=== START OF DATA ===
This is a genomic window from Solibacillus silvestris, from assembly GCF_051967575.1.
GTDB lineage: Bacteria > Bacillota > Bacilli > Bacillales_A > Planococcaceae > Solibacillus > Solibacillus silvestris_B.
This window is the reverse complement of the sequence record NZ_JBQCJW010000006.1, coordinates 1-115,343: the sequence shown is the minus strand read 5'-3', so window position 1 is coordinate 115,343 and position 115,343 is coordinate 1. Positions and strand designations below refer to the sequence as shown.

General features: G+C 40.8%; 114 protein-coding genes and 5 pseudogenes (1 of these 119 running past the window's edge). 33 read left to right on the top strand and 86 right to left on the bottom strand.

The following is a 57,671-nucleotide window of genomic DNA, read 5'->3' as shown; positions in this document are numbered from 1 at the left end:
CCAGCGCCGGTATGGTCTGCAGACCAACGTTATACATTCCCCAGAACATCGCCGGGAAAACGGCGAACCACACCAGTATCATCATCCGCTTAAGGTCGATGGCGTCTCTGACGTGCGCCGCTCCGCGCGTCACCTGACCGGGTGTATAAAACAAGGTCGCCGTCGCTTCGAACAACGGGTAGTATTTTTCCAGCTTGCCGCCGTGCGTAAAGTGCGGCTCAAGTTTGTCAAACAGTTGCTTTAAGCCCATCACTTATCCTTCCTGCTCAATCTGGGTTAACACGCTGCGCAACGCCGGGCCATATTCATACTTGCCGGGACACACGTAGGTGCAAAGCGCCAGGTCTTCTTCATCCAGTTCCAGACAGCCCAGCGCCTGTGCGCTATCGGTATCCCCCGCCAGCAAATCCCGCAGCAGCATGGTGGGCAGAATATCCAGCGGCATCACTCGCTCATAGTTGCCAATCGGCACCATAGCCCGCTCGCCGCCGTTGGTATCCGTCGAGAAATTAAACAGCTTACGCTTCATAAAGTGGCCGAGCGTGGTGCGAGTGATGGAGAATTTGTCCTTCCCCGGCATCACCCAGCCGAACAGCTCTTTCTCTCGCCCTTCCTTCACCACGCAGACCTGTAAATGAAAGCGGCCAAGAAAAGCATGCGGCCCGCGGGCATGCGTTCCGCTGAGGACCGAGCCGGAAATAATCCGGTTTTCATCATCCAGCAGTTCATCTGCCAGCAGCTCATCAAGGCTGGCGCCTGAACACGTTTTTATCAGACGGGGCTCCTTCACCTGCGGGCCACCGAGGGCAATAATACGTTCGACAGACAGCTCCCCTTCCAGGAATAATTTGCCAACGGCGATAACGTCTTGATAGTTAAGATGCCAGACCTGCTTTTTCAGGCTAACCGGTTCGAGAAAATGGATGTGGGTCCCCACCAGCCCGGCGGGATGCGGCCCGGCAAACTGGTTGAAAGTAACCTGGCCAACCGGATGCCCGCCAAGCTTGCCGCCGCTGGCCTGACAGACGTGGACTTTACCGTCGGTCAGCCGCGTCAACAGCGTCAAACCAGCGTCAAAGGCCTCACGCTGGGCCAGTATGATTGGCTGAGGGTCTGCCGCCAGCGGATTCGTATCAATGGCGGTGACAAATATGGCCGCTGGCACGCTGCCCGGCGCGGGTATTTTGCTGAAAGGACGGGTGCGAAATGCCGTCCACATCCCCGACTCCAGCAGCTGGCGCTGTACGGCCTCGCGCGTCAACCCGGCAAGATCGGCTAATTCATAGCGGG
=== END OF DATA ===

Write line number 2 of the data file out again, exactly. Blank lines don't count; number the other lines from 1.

GTDB lineage: Bacteria > Bacillota > Bacilli > Bacillales_A > Planococcaceae > Solibacillus > Solibacillus silvestris_B.